COSSA advocates for sustainable federal funding for and widespread use of social and behavioral science research and federal policies that positively impact the conduct of research.
Federal Agency Leadership
Statement on the Biden Administration’s Appointment of Dr. Alondra Nelson as Office of Science and Technology Policy Deputy Director for Science and Society
Washington, D.C. — The Consortium of Social Science Associations (COSSA) is greatly encouraged by the incoming Biden-Harris administration’s choice to elevate the Office of Science and Technology Policy Director’s position to the Cabinet level and especially heartened by the restoration and expansion of the Deputy Director for Science and Society position. “The choice of Dr. Alondra Nelson for the Deputy Director’s post is an outstanding one,” said Wendy Naus, COSSA’s Executive Director. “Dr. Nelson is a highly accomplished and widely recognized sociologist, whose leadership at the Social Science Research Council has been exemplary.”
The Deputy Director’s portfolio is still being developed, but featuring people prominently in the scientific equation is essential. According to Ed Liebow, COSSA’s board chair and executive director of the American Anthropological Association, “At its core, science is a never-ending and self-correcting quest for advancing our understanding of our evolving universe, a quest that is pursued by repeating a three-step cycle: predict – observe – revise our predictions. And here is where ‘society’ plays an essential role. We consider science to be ‘socially situated,’ by which we mean that at any given point in history, specific social and cultural circumstances shape the scientific problems we choose to pursue, the vantage points from which we make observations and interpret their significance, the investments we make in scientific infrastructure, and how we communicate the importance of scientific findings.”
Whether the applications of scientific research are dedicated to tackling such formidable problems as mitigating the effects of global climate change, eliminating health disparities, doing away with race-based and other forms of social injustice, preserving cultural heritage, or reducing the risk of armed conflict, COSSA stands by Dr. Nelson as she takes on this important service in the public interest.
In recent years, United States federal research agencies have faced growing concerns of reports of U.S. research and intellectual property being stolen, illegally transferred, or tampered with by foreign governments, notably the Chinese government. These agencies have employed a variety of methods to protect research from foreign interference, including commissioning reports for policy recommendations, requesting information from the research community on potential bad actors, issuing clarifying statements on the federal grant application process, and tightening regulations on various parts of the research infrastructure. However, some of these policies—which affect universities and researchers from all disciplines—have been criticized both for creating a chilling effect on the open and collaborative nature of the research community and for unjustly singling out researchers of Chinese descent.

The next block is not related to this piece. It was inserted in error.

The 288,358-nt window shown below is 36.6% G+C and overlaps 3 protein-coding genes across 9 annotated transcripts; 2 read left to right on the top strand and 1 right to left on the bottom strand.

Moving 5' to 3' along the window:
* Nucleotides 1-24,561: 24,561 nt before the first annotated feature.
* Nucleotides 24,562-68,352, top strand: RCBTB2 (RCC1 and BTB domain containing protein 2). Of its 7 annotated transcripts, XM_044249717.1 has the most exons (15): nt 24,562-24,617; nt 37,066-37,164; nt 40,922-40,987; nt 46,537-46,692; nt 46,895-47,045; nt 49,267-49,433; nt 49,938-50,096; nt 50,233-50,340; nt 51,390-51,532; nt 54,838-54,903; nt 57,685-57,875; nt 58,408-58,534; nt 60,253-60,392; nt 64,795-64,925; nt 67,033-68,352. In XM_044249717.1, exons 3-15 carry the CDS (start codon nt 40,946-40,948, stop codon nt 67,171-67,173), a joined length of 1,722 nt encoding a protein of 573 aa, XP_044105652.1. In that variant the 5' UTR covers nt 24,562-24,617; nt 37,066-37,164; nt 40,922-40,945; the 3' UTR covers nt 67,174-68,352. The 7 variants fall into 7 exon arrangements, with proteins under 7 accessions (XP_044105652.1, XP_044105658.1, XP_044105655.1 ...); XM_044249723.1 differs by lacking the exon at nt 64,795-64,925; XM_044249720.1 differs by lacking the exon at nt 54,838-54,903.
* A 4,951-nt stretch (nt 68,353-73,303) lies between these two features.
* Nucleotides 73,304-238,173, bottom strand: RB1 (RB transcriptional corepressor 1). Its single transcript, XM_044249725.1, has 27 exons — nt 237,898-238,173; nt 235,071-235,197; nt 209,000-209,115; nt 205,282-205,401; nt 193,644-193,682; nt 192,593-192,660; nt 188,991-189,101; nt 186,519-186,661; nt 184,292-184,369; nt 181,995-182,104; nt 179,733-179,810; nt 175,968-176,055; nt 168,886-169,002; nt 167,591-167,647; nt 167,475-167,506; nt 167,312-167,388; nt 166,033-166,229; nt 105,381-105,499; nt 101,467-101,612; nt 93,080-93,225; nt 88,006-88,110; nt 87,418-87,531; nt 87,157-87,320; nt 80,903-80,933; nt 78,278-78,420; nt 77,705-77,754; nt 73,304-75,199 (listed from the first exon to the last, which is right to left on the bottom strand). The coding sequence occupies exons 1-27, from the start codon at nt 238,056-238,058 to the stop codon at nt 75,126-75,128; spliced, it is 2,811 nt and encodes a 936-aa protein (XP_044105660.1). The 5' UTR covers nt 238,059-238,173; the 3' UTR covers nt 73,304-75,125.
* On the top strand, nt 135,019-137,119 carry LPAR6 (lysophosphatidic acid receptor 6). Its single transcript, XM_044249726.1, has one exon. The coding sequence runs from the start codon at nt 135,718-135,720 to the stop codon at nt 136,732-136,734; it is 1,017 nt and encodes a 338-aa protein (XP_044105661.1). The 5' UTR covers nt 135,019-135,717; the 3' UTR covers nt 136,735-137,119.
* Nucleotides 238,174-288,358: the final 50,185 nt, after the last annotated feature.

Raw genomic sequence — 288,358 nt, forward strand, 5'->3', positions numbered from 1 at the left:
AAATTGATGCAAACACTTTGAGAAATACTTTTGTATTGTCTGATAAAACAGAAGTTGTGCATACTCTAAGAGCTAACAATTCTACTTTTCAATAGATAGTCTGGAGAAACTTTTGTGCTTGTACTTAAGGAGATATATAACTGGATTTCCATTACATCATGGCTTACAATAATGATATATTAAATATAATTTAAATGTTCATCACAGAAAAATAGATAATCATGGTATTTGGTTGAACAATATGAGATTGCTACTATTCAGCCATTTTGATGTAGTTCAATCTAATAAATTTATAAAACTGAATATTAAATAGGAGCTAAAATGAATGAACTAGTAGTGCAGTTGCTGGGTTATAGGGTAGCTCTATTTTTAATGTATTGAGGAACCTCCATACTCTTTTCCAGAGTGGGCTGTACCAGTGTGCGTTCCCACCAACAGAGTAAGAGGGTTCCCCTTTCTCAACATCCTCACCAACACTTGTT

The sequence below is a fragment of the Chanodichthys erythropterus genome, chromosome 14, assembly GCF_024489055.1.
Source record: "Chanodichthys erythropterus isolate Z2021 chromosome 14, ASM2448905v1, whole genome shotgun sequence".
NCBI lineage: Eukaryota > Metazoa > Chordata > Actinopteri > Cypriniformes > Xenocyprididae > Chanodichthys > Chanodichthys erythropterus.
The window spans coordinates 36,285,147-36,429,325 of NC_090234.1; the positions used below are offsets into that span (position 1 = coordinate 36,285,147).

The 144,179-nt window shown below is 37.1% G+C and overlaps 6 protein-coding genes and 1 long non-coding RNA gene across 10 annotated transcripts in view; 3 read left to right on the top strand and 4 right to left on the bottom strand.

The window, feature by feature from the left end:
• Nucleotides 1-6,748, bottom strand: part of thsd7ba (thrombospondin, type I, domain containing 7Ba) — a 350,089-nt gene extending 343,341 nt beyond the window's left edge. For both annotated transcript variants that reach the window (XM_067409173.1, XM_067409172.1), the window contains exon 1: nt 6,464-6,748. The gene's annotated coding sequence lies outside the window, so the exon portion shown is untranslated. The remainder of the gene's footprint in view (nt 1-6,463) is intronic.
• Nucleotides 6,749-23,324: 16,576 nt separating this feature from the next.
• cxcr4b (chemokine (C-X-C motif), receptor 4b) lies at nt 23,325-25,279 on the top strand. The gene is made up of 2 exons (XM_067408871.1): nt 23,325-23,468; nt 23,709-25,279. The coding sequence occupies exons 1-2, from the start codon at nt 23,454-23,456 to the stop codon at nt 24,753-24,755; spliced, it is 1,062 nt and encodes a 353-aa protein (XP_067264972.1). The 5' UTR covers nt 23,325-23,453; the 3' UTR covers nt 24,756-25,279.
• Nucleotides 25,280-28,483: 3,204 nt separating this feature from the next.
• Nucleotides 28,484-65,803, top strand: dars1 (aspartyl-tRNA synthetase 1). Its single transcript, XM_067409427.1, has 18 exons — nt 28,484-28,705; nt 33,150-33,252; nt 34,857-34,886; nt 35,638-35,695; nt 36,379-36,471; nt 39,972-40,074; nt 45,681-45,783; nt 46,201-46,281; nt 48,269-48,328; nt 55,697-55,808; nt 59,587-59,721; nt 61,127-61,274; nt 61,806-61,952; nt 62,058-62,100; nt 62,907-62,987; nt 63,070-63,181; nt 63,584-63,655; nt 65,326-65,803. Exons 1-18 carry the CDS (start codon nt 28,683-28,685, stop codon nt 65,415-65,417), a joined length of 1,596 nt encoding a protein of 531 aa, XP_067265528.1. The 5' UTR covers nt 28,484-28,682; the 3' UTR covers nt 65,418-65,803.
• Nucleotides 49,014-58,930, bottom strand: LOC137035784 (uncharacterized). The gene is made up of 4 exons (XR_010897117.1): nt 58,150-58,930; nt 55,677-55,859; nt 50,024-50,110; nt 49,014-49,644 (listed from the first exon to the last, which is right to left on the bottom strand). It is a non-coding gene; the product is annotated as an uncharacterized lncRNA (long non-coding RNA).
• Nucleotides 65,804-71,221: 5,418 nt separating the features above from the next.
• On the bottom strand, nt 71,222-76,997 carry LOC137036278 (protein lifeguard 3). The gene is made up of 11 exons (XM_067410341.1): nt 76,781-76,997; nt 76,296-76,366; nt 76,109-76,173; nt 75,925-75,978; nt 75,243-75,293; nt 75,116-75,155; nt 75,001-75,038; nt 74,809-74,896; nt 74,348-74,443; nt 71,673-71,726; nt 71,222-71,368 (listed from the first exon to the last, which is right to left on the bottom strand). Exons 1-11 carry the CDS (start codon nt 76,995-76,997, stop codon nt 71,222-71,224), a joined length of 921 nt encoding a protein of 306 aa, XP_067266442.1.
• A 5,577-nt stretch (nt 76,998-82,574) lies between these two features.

The following pages detail the latest threats of foreign influence on the U.S. research enterprise as well as actions taken across the federal government to address them. As this is a developing story with agencies continuing to develop policies in response, COSSA will be closely monitoring efforts to harmonize agency policies, address concerns of racial bias against Chinese scientists, and protect the open nature of the U.S. research enterprise.
During the final days of the Obama Administration, the U.S. Department of Health and Human Services (HHS) released the final text for its changes to the Common Rule, the regulations that govern research with human subjects, completing a revision process started in 2011. The Common Rule, which was last updated in 1991, affects research supported by 16 federal departments and agencies, including the Departments of Health and Human Services, Agriculture, Defense, Education, Commerce, Labor, and Veterans Affairs, as well as the National Science Foundation.